Student employees provide first-level support via phone, email, and in person for University systems.

Gain Experience:
Students build customer service, technical, and computing experience in a professional office environment. Opportunities are available to gain leadership experience, expand programming skills, and work on projects to enhance their resume or portfolio. After graduating, several of our student employees have become employed by highly competitive companies such as Microsoft, Amazon, Google, and the University of Washington.

We offer flexible scheduling where students are able to work 10 to 19.5 hours a week while in class. During the summer quarter and quarter breaks, students are able to work up to 40 hours per week.

Our office is located at the UW Tower on the corner of NE 45th Street and Brooklyn Avenue NE. We are open Monday through Friday, 8 am to 8 pm and on Sunday 1 pm to 8 pm.

Online Applications:
Applications are accepted year-round via our online application. No phone calls please.

To view the full job description and submit an application online, please visit:


We would like to invite you to join the Climate Justice Seminar this coming winter quarter. Below is a description and a link to the seminar application. We would appreciate it if you could share the seminar's information with as many people as possible. Thank you.

The law school is offering a unique multidisciplinary seminar on Climate Justice this winter and spring quarters. Jeni Barcelos and Jen Marlow, Co- Executive Directors of the law school'
s Three Degrees Project ( will teach the course, along with David Battisti, Tamaki Endowed Chair of Atmospheric Sciences, and two graduate teaching fellows.

For the winter quarter, the course will be held on Tuesdays and Thursdays from 9:00-
10:20 a.m. at the law school. For the spring quarter, the course will meet on Tuesday mornings from 10:00-11:00 a.m. at the law school, with significant time devoted to outside group work.

The Climate Justice Seminar is open to 25 graduate and professional students from across the University of Washington (application attached). The goal of the course is to examine predicted climate futures in locations around the globe where climate change is likely to harm disadvantaged populations, and to understand the limitations and strengths of international and domestic legal and policy systems to alleviate these impacts.

The winter quarter will focus on global climate-related impacts to health, food and water, security, equity and justice. The spring quarter will follow a clinical model of project-based work, where a select group of students and faculty will work directly with communities impacted by the climate crisis to create climate adaptation assessments and apply corresponding legal and policy tools to further climate justice goals.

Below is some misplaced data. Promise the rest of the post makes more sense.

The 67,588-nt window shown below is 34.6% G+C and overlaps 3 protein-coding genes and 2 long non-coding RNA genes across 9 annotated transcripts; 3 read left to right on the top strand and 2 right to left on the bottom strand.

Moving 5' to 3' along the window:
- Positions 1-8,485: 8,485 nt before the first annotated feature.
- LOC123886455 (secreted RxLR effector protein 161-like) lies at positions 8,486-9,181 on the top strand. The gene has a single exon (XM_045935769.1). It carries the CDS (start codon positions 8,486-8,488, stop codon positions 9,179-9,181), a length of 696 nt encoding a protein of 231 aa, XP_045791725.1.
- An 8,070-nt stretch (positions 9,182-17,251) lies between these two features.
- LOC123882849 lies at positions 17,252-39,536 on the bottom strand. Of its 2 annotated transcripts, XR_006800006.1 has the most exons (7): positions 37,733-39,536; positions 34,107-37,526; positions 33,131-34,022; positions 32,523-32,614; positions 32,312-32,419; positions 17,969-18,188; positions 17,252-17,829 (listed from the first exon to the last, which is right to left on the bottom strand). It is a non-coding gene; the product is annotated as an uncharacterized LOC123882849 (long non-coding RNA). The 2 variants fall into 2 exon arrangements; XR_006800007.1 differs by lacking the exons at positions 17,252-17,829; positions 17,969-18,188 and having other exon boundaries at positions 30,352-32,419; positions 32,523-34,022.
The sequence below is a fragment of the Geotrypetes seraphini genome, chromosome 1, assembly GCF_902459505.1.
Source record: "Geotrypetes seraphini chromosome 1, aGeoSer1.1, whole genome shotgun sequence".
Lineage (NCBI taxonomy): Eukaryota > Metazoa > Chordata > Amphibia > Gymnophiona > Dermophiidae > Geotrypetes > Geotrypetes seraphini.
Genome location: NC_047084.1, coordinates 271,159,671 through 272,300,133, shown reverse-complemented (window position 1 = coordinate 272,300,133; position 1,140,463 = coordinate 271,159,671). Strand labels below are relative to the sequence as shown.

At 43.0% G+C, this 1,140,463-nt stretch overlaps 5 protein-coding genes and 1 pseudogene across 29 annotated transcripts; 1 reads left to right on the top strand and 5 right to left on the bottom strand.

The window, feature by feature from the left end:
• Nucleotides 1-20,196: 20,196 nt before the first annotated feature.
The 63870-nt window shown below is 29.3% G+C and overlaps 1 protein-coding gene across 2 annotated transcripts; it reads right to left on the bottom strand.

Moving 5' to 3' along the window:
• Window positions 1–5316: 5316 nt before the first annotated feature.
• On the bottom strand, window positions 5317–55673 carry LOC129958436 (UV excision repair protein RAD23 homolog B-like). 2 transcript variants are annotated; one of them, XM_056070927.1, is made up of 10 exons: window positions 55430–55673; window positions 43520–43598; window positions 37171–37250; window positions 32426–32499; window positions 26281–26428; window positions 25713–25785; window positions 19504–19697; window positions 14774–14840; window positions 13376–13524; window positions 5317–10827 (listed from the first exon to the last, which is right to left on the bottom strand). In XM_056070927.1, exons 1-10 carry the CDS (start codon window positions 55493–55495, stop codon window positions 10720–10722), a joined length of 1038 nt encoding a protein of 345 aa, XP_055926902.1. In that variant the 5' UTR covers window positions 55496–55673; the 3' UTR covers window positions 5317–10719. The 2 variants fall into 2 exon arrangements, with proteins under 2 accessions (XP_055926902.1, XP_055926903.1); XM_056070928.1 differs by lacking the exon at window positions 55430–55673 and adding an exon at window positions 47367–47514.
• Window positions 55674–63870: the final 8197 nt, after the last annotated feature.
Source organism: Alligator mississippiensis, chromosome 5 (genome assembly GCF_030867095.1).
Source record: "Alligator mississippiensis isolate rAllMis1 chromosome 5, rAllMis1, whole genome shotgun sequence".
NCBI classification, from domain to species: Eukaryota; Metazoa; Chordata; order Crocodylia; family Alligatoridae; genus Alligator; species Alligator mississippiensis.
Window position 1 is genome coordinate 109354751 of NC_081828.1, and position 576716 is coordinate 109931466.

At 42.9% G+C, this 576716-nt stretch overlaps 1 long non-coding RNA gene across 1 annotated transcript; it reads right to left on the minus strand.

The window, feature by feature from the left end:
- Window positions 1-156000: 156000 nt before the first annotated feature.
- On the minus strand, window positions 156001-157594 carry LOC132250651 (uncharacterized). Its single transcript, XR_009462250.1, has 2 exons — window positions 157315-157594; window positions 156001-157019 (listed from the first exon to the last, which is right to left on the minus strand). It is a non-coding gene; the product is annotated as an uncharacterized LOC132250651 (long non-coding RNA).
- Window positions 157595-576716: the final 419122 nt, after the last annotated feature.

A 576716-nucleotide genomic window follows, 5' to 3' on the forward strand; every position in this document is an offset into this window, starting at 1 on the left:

Students will work in multidisciplinary groups and be advised by the team of core faculty. All students must agree to participate in the winter quarter, but enrollees may opt-in or opt-out of applied project work for spring quarter (winter quarter, 3 credits; spring quarter, 0-
3 credits).

All applications must be e-mailed to by 12:00 noon on Wednesday, November 17, 2010.
If you have questions in the interim, please contact the seminar'
s Teaching Fellows Erin Burke (Earth and Space Sciences) or Shailee Sztern (Evans School of Public Affairs) at:

Application link:

Winter 2011 Academic Achievement Courses

THE UNIVERSITY OF WASHINGTON’S ACADEMIC SUPPORT PROGRAM is offering three different sections Winter Quarter 2011 titled, “Genetic Engineering: Moral and Ethical Issues”, “Immigration and Higher Education: What is an American?” and “Race, Class, and Gender in the Sports Media”. These courses are great for freshmen, sophomore, and transfer students who are interested in improving their academic performance. Through these courses, students will be presented with interesting course material and will learn strategies to improve their note-taking, essay writing, reading, and study skills. As a part of the course, students will meet with a tutor-mentor three hours per week to work on class assignments and learn about university resources.

General Studies 101 B: Genetic Engineering: Moral and Ethical Issues
SLN 13929
3 credits, numerically graded
Class meets on Tuesdays 11:30AM-1:20PM
Meet with a tutor-mentor for 3 hours/week

General Studies 101 C: Immigration and Higher Education: What is an American?
SLN 13930
3 credits, numerically graded
Class meets on Wednesdays from 11:30AM-1:20PM
Meet with a tutor-mentor for 3 hours/week

General Studies 101 D: Race, Class, and Gender in the Sports Media
SLN 13931
3 credits, numerically graded
Class meets on Tuesdays 7:00PM-9:00PM
Meet with a tutor-mentor for 3 hours/week